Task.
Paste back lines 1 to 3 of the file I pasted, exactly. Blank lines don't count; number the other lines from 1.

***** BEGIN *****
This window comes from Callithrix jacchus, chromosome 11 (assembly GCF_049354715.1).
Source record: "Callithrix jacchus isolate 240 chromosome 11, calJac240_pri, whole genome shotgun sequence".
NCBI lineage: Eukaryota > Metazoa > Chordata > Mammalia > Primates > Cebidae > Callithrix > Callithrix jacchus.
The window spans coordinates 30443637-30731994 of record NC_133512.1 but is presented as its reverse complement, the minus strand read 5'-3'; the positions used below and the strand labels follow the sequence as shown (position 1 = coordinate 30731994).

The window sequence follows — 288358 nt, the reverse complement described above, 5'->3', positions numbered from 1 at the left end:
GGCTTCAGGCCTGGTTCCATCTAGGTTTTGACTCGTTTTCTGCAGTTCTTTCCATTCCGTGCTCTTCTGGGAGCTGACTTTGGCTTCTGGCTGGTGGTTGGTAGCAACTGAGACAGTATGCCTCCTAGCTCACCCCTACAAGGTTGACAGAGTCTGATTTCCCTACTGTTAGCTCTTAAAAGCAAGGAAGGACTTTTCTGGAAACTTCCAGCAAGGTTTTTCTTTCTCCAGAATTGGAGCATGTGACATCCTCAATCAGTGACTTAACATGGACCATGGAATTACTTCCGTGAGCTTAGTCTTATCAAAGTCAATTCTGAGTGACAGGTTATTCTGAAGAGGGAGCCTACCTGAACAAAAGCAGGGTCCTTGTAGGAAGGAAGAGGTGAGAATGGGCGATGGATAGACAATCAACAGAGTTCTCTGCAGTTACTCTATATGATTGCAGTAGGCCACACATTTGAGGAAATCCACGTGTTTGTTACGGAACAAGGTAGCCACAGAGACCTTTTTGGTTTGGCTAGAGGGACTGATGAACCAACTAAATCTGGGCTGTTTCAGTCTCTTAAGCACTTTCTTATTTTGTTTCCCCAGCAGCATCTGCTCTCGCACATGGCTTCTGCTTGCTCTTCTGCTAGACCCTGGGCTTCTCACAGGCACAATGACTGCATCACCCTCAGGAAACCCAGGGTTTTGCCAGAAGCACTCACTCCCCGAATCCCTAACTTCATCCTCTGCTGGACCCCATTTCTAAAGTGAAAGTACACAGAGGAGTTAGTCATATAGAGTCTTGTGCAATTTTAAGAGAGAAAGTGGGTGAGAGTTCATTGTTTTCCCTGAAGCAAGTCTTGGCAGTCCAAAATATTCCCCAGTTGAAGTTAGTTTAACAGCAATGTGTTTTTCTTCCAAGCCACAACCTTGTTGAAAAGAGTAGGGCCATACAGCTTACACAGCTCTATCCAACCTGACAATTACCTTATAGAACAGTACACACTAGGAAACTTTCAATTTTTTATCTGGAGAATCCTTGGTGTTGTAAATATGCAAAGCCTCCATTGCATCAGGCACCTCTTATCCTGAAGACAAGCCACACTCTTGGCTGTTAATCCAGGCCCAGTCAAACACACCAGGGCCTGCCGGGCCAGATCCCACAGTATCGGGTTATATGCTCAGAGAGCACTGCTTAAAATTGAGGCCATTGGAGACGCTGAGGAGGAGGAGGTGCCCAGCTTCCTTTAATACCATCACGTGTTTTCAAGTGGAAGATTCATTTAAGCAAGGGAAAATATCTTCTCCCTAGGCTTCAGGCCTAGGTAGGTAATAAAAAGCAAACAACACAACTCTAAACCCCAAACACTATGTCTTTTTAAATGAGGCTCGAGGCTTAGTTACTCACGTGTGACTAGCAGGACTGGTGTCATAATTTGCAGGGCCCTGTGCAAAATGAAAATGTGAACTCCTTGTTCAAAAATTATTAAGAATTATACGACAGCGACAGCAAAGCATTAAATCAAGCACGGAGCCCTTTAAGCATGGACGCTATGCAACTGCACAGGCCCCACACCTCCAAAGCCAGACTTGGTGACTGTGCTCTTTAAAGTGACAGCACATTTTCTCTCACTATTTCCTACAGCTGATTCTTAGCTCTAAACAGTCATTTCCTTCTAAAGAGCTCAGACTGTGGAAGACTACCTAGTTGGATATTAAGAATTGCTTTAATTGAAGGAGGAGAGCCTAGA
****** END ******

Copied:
This window comes from Callithrix jacchus, chromosome 11 (assembly GCF_049354715.1).
Source record: "Callithrix jacchus isolate 240 chromosome 11, calJac240_pri, whole genome shotgun sequence".
NCBI lineage: Eukaryota > Metazoa > Chordata > Mammalia > Primates > Cebidae > Callithrix > Callithrix jacchus.